by Nathalie Cabrol
PLL Base Camp under construction on a small rise above the southern shore of Laguna Negra. Visible are the kitchen (the rectangular structure), two of the camp’s four domes, and a pair of personal tents. Credit: Nathalie Cabrol
We have been at Laguna Negra for almost a week already, and this is really the first time I can sit down and take a moment to reflect on the past few days. We are back to the Andes. It has been a long, sometime painfully long process to get to this point. I look around me and I see ragged mountains of granite, glacial valleys and periglacial fills, high glaciers now perched, hanging to the edge of their lives as they are hanging to topography in their niches, receding each year a little more. These are the Andes, but so very different from those I know more than a 1600 km north, those of Licancabur and Aguas Calientes, the High Andes. They are telling the same story, only a different chapter.
At the end of the last glacial age, ice retreated and melted in the High Andes, leaving a landscape that colored the Altiplano in blue lakes and green vegetation. Aridity is now settling in. Those lakes have disappeared or are in the process of disappearing, and the vegetation is limited to low-lying bushes and occasional flowers. The vibrant colors of the Altiplano are now signaling the presence of extremophiles that have adapted to highly saline, evaporating pools and ponds, to a UV index ranging from 24 to 29, and daily temperature variations that can be compared to that of equatorial Mars in summer.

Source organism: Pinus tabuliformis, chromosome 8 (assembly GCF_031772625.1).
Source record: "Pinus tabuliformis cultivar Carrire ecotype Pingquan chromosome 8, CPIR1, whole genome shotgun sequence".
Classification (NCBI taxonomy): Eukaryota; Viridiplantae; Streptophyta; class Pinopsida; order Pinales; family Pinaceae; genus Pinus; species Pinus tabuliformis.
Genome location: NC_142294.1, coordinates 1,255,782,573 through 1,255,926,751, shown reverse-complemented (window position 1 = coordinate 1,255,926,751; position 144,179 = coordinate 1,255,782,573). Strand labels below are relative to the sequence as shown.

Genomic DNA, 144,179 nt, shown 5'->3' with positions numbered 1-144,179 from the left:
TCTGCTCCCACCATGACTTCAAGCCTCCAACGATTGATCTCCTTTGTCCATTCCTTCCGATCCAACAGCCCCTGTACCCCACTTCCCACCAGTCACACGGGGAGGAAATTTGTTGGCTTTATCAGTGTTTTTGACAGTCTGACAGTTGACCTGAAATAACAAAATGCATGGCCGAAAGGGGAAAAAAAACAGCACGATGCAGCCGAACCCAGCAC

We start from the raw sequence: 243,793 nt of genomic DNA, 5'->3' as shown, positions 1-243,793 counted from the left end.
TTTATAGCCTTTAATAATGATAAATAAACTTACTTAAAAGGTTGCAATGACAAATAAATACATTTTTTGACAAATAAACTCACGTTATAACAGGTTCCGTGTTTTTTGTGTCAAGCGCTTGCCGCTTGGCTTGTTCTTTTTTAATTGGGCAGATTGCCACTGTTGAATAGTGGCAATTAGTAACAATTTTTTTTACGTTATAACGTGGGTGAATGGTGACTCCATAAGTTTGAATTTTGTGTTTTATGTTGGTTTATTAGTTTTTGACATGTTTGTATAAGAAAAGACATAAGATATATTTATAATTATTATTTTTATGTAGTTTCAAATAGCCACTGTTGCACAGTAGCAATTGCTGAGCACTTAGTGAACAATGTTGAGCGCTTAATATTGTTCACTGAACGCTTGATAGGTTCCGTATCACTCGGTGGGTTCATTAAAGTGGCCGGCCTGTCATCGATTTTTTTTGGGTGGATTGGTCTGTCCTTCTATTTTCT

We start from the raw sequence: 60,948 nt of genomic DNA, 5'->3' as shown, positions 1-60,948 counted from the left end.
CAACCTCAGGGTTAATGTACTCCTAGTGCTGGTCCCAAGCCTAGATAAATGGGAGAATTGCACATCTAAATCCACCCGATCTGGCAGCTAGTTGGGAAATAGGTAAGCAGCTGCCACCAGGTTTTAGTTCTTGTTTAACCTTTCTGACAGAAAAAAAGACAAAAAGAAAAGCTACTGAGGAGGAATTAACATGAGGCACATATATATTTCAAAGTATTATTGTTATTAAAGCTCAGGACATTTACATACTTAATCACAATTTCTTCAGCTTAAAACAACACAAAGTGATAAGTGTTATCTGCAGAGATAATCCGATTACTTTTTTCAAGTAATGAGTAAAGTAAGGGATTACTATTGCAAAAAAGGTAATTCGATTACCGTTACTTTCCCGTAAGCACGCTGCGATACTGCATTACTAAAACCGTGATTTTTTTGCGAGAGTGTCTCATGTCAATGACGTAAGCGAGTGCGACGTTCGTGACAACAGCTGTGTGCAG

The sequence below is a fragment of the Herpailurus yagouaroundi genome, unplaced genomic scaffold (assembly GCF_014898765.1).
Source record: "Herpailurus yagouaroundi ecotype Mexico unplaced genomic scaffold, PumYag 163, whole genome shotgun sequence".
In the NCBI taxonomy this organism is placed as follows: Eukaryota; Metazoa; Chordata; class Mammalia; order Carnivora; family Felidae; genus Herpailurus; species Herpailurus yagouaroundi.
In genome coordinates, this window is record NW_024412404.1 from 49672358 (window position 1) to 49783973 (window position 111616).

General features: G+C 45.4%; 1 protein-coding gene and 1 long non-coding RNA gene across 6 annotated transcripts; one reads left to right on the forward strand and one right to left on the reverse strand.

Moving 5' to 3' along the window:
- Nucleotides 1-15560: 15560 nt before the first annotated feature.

At Laguna Negra, we are reading the previous chapter of this story. This landscape is like a time machine. Here, we are stepping 15,000 years in the past. In front of our eyes, ice is melting, glaciers are receding, leaving as they retreat pools and ponds, debris-covered glaciers, and rock glaciers, soon to be only rock and dust. The process is not foreign but its speed is alarming, and its consequences yet to be understood. Not so long ago, the waters of Laguna Negra were carrying an abundance of glacial sediment.
The Echaurren glacier that once entered the lake has retreated high up in its cirque. It is barely a ghost image of its former self. The regional map from 1930 shows the extent of its retreat. There is little left of it. Echaurren is the center of sustained attention since the water resources of 6 million Chileans depend on it. For us, we are trying to understand the impact of its disappearance on life and biodiversity for our planet here and now. We are also here to draw analogy with similar times in the past of Mars and what such periods may have meant for life, if any had developed, for its adaptation and survival. Meanwhile, we are also developing technology that hopefully one day will help the exploration of other foreign lakes, very far away from and very foreign to anything we know.
I wonder what the reflection of Saturn looks like on Titan’s lakes. Maybe we will soon know… This is how astrobiology and exploration bring together the history and evolution of the Earth, Mars, and Titan, the knowledge acquired from one helping to understand the past and future of the others with the same haunting question in mind: is Earth the only life-bearing planet going through those changes?